How Long Should a Blog Post be and How Many SEO Keywords should I Use in Every Post?
It's an age old question that some still can't agree on. "Does size matter?" I'm here to tell you that yes, in the case of content, character count matters. Not only does size matter, but there's a sweet spot for length. Go to big and users will get bored, too small and Google won't see value in promoting your content.
Let’s first look at User Retention. Our CEO Francisco Jones always says, “Whether it’s Web Design, Content Creation, or Sales, User Experience is your first thought”. Meaning how a user interacts with your content should always be the first thing you consider. While yes, it’s true that today we, as a society, have much shorter attention spans than we used to, that doesn’t mean everything needs to be as short as possible to please users. You need to consider that this isn’t content you’re forcing someone to read. You aren’t using the entire article as an ad. The people who find this content are specifically searching for it. Users actually prefer longer content when the content is something they specifically seek out. While you want longer content you don’t want articles that are so long people require an hour to read. It’s about finding that sweet spot, the happy medium. And that’s exactly what the good people at Medium did.
Mike Sall, Head of Data Science at Medium, published a comprehensive study back in 2013. They found that 7 Minutes of read time is the ideal post length. They based on Google rankings and site session lengths of their entire library of content, taking out outlier cases of 20+ minute posts and anything that went spontaneously viral. At first glance they noticed that their blog posts with the highest number of views get an average site session length of only 3 minutes. But the blog posts that show up on the first page of Google are closer to 10 minutes. Only after factoring in the number visits per post did they see that 7 minutes is the peak. After that user retention slowly dips down, sharply dropping after 10 minutes of content. This is just one website, but they have a large pool of content. Anyone is allowed to publish on Medium so their range is enough to give us a good impression of average posts. That’s how they got 7 minutes of content, now what does that break down to in words. According to ScholarWithin.com the Average Reading Speed for an Adult is 238 wpm (words per minute). So from a user retention perspective the sweet spot is 1,666 words per post or a range of 714-2,380 words. While user retention is the first thing you want to consider, it isn’t the only thing you should consider. We have 3 additional factors to consider when deciding the right amount of words you need in each blog post. Using all 4 factors is how we determined that 2,000 words is the optimal blog or article post length. Next let’s look at SEO or Search Engine Optimization.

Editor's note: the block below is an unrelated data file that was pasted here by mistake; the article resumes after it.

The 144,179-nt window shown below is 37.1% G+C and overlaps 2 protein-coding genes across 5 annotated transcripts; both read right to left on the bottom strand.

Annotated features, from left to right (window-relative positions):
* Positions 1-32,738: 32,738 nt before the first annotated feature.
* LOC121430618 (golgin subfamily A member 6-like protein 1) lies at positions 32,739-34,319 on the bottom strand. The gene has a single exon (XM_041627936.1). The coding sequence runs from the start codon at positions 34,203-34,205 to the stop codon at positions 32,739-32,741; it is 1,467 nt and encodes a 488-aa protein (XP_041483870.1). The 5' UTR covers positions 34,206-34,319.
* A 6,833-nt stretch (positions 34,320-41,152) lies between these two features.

After user retention, Search Engine Optimization is the second most important factor. SEO is what is going to get your post in front of the right people. SEO means organic users, these are the users that are the most engaged with your content because you have what they want, the knowledge. They’ve been searching for an answer, and you have that answer. To look at a more recent study of SEO done by Backlinko. Backlinko is a company that trains people in SEO and develops link building strategies for businesses and individuals. Back in April of 2020, “Backlinko” published a study that had a large amount of SEO insight and how things have changed since the 2013 Medium study. They found that 1,447 words is the new median for blog posts showing up in the top 10 Google results or first page of Google. They saw that although results were pretty even among word counts, it was significantly lower for posts under 1,000 words. This is because blog posts at 1,000 words and below aren’t able to acquire the backlinks needed to rank high enough on Google. Always remember that half of SEO is content, and the other half is backlinks. That’s why backlinks are the third factor to consider.
In a different Backlinko study done 1 year prior in 2019, they actually found that long form content is 77.2% more likely to acquire backlinks than short form content. Now by long form we’re talking 3,000 words or more. As you can see in the graph above, there’s a consistent downward trend in the number of referring domains a post gets the lower the word count is. So, while 3,000-10,000 word posts get the most amount of backlinks, that isn’t the only factor nor is it our main concern. Keep in mind that our research found a steep drop in user retention after 10 minutes of content or about 2,400 words. So, 3,000 words would definitely be the cap. Going any higher than that isn’t likely to increase your referring domains and is incredibly likely to lower user retention. That being said, in that same 2019 study they found that user return drops off once you start to go below 2,000 words on a post. That could also be due to the fact that users need to return to long form content more often just to finish reading, so it isn’t really something to seriously take into account when looking at the word count. If users don’t finish reading your content, 9 times out of 10 they’ll leave your site feeling like you’ve wasted their time and won’t feel any desire to share your content. Getting users to share your content on social media platforms is an actual factor to consider.